French President Emmanuel Macron, himself the target of a pre-election hack, went on the offensive this week against the thieves, hackers, and foreign agents who use the internet to attack infrastructure, steal trade secrets, and tip elections. He got representatives of dozens of countries, companies, and nongovernmental organizations to sign onto efforts designed to make the online world safer for everyone from patent holders to candidates for office.
The United States is not among the supporters of the Paris Call for Trust and Security in Cyberspace. It is not, however, the only country missing from the list. Some notable countries not signing on are China, a country with a long history of hacking trade secrets; Russia, whose agents executed a massive social media campaign to tip the 2016 US presidential elections; and North Korea, the country that allegedly crippled Sony Pictures with a cyberattack over a Seth Rogan movie. After considering why those countries may not want to sign a document condemning intellectual property theft, election interference, and peacetime cyberattacks, the logic behind the US position also becomes clear. As David Sanger in The New York Times points out, the United States, along with fellow abstainer Israel, carried out the Stuxnet attack on the Iranian nuclear program, “the most sophisticated cyberattack in history.”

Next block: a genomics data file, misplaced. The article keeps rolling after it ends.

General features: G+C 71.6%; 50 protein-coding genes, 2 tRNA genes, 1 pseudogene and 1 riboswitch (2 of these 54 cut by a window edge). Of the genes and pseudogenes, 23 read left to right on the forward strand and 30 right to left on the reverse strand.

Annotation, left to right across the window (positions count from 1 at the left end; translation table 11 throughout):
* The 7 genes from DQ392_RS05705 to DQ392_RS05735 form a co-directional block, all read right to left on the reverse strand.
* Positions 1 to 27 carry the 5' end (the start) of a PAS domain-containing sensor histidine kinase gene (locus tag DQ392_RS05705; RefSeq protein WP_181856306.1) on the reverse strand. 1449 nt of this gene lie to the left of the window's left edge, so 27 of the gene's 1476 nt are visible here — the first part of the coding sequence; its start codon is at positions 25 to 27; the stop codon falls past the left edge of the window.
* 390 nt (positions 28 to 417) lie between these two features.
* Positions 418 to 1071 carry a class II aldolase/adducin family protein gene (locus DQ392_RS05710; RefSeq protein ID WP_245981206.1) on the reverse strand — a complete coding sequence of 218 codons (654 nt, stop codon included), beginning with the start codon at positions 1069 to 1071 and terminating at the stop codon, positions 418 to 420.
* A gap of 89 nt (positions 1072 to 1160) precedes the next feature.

While reporting that the United States may yet sign the document, Sanger writes, “American officials are leery of any kind of agreement that might make illegal the types of activity — like espionage, data manipulation or attacks on infrastructure — that the United States may want to use in a future conflict.”
The globe is dotted with countries where the United States has at one point or another interfered with an election, Sanger reminds us. Meanwhile, he writes, “the Pentagon worries about commitments to avoid using cyberattacks as a prelude to military action.”
Some have noted that the declaration does not require countries to take concrete actions. A Wired article observes that “[m]ore notable than the accord itself is who signed it. Major American technology corporations including Microsoft, Facebook, Google, IBM, and HP all endorsed the agreement.” That the big tech companies have signed on, Wired concludes, indicates they are “playing a more active role in governing the internet.”
Among other goals, the document calls for signers to work to stop foreign electoral interference, fight intellectual property theft and stop private sector organizations from hacking entities that have hacked them.